by Ben Latham.
INSPIRED BY legislation introduced in several states in America, politicians in NSW and elsewhere are currently discussing establishing ‘ag-gag’ laws, which specifically seek to censor investigations that expose animal cruelty and abuse in factory farms.
Most cases of animal cruelty on Australian farms are exposed by undercover investigations by activists who covertly film abusive farming operations before releasing the footage to the media to engage public awareness and debate.
Federal Minister for Agriculture Barnaby Joyce and the NSW Minister for Agriculture Katrina Hodgkinson, both National Party members, have told media in recent months they oppose such means to inform the public about their food supply, calling it invasion of privacy and dangerous, and welcoming the legislative route to shut it down.
Since 2012, undercover has been the modus operandi of Animal Liberation ACT and NSW – revealing the cruelty of pig farms by exposing 17 piggeries with the closure of two [Wally’s piggery near Yass being one such case].
US journalist and author Will Potter, who specialises in animal rights and environmental movements, has presented a lecture series around the country with the Australian think-tank Voiceless to raise awareness of the civil liberties danger of ‘ag-gag’ laws. According to Potter who was recently in Canberra, if the public does not stand up now, these harmful laws are not a question of if, but when.
“There’s already discussion right now of trying to bring those US-style ag-gag laws to Australia. When I learned about that, we started the tour because this is a historic time to learn from the US and be proactive, and to stop this before it becomes law,” Potter explained.
A major element of most ag-gag legislation, and a key component of what is being discussed in Australia, is mandatory reporting, whereby anybody in possession of video footage depicting animal abuse must turn the evidence immediately over to police. This occurs within 48 hours and is aimed to prevent the material being given to the media, ensuring that the controversial treatment of livestock is, literally, kept in the dark.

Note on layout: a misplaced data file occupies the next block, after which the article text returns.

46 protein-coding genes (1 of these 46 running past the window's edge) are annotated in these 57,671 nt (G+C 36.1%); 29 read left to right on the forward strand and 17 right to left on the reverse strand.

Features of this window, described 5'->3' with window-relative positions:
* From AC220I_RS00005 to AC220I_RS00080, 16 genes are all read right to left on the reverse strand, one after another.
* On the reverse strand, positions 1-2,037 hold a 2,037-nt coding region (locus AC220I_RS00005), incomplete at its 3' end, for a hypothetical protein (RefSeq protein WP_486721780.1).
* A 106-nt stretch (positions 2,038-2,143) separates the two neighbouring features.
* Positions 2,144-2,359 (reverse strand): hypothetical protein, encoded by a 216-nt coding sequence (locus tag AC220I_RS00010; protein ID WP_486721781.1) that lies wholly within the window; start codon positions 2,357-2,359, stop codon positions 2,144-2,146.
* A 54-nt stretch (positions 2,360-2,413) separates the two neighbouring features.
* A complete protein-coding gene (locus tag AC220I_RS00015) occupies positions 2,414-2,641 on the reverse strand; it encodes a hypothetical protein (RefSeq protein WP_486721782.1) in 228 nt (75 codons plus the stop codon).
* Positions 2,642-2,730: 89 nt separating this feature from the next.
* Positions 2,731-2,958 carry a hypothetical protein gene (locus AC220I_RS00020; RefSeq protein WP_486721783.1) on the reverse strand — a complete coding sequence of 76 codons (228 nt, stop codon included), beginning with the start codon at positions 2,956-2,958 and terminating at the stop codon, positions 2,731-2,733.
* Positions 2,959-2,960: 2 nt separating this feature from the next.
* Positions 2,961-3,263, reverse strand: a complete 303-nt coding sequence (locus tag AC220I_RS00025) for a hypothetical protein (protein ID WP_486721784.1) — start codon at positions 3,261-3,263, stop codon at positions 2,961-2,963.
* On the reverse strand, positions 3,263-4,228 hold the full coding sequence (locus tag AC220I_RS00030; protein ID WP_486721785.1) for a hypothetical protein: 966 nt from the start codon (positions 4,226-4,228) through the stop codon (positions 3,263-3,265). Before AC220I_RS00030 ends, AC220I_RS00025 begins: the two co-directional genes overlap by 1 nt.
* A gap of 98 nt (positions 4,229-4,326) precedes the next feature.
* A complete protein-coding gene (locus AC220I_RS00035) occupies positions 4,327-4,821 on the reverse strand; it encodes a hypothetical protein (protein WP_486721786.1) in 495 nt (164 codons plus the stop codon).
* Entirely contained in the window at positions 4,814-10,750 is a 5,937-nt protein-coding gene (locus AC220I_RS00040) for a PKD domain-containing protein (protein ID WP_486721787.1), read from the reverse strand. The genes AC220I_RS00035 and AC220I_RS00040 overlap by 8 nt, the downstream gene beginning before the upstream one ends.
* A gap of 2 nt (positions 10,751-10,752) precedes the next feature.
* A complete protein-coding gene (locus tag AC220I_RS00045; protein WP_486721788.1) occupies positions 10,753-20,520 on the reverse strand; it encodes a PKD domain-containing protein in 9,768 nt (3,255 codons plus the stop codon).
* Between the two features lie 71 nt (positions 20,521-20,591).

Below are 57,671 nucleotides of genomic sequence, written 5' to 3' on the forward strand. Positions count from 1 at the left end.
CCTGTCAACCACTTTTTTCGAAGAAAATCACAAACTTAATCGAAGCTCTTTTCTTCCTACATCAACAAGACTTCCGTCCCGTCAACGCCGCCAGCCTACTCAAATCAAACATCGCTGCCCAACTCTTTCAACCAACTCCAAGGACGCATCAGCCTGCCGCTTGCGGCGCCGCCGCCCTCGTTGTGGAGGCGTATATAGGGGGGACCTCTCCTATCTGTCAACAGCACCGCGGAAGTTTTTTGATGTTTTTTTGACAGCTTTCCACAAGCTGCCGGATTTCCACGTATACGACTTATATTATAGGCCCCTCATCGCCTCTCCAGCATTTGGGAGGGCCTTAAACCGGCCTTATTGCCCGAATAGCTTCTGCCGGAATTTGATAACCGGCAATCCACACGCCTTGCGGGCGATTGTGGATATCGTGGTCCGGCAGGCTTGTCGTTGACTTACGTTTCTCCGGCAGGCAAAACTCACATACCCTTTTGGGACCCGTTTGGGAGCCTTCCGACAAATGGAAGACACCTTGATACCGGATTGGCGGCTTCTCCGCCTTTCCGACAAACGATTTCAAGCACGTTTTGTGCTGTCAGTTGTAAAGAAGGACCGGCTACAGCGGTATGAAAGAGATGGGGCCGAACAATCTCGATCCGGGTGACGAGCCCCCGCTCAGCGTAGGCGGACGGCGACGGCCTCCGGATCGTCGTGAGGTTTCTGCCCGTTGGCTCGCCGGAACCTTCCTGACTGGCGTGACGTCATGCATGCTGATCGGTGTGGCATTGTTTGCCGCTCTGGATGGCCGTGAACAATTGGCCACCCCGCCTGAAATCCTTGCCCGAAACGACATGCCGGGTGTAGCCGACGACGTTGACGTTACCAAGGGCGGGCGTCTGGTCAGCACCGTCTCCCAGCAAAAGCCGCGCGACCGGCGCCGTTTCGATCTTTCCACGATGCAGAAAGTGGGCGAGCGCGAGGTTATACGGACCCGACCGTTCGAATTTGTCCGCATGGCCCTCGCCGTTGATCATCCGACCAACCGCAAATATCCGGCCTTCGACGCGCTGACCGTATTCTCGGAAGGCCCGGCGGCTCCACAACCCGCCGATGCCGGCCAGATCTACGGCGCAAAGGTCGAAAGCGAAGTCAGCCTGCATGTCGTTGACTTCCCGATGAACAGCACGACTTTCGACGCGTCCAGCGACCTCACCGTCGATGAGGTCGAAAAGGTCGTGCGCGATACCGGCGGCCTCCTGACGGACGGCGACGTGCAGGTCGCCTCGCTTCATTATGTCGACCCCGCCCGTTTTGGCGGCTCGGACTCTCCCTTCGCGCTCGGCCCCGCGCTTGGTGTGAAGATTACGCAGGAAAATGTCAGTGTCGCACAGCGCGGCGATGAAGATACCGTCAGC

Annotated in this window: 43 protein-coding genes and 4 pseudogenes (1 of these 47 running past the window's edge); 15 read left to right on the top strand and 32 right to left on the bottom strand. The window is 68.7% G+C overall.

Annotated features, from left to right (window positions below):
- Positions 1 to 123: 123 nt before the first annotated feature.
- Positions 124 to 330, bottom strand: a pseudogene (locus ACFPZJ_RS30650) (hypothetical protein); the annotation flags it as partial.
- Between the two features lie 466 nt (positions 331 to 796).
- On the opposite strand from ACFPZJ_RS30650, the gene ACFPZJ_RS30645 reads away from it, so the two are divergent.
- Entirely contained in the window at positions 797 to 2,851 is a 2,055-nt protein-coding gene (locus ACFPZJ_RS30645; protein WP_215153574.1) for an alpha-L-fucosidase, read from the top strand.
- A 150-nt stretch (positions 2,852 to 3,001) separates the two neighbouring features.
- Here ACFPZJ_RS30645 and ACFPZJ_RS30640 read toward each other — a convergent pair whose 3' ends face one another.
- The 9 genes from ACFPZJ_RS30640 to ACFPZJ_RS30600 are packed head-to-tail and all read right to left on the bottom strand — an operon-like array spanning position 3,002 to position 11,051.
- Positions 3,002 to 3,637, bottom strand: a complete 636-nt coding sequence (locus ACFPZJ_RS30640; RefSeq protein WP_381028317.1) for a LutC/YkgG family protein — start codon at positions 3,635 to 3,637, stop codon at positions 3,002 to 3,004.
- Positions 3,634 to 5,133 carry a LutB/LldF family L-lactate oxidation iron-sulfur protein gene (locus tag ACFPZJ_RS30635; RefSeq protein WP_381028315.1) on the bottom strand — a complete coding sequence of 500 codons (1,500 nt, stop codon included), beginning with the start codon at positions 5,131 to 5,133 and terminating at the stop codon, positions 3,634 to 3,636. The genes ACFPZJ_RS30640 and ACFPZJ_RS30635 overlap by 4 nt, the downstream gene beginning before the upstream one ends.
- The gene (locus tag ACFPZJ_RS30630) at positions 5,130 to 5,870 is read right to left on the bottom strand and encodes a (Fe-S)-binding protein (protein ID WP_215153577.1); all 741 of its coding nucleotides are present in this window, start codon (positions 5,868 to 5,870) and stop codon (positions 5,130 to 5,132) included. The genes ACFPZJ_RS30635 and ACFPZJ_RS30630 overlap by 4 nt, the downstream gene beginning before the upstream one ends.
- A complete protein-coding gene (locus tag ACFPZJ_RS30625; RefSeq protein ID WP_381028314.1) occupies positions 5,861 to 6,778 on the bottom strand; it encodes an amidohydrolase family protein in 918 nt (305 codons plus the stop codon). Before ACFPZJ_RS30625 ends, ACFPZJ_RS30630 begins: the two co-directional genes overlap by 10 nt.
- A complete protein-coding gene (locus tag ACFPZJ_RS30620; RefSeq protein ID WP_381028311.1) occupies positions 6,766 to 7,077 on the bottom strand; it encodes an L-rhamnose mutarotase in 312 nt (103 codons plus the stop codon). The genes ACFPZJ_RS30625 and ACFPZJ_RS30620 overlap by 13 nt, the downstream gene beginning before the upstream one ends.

“Also turning over that footage so quickly is an attempt by the industry to say an incident is just an isolated case, rather than building an investigation over a period of weeks or months. Then the owners can pretend that this is just a few bad apples, a few bad workers rather than taking responsibility,” Potter said.
Aim to keep media and consumers in the dark and keep sympathetic workers out of factory farms.
Another feature of ‘ag-gag’ legislation being proposed in Australia is the requirement for factory farm employees to disclose any association with animal rights organisations or risk prosecution and arrest. “It has a chilling effect on animal activism, it makes people afraid.
“Under those laws if you apply for a job at a farm and you don’t disclose that you’re a member of the RSPCA or Voiceless, you can be prosecuted or even sent to jail. It sends a very clear message that the industry is trying to keep people who are actually sympathetic towards animal protection from working in their facilities.”
At issue is the Australian public’s fundamental right to understand and discuss the conditions and processes by which the food we consume ends up on our plates.
“What we are seeing is a coordinated attack on freedom of information and free speech,” said Legal Counsel for Voiceless, Emmanuel Giuffre.
“The devil will be in the detail of these proposed laws, but it is evident that legislation is being used to gag animal activists, the media and anyone else who asks, ‘Just what is happening on Australian factory farms?’”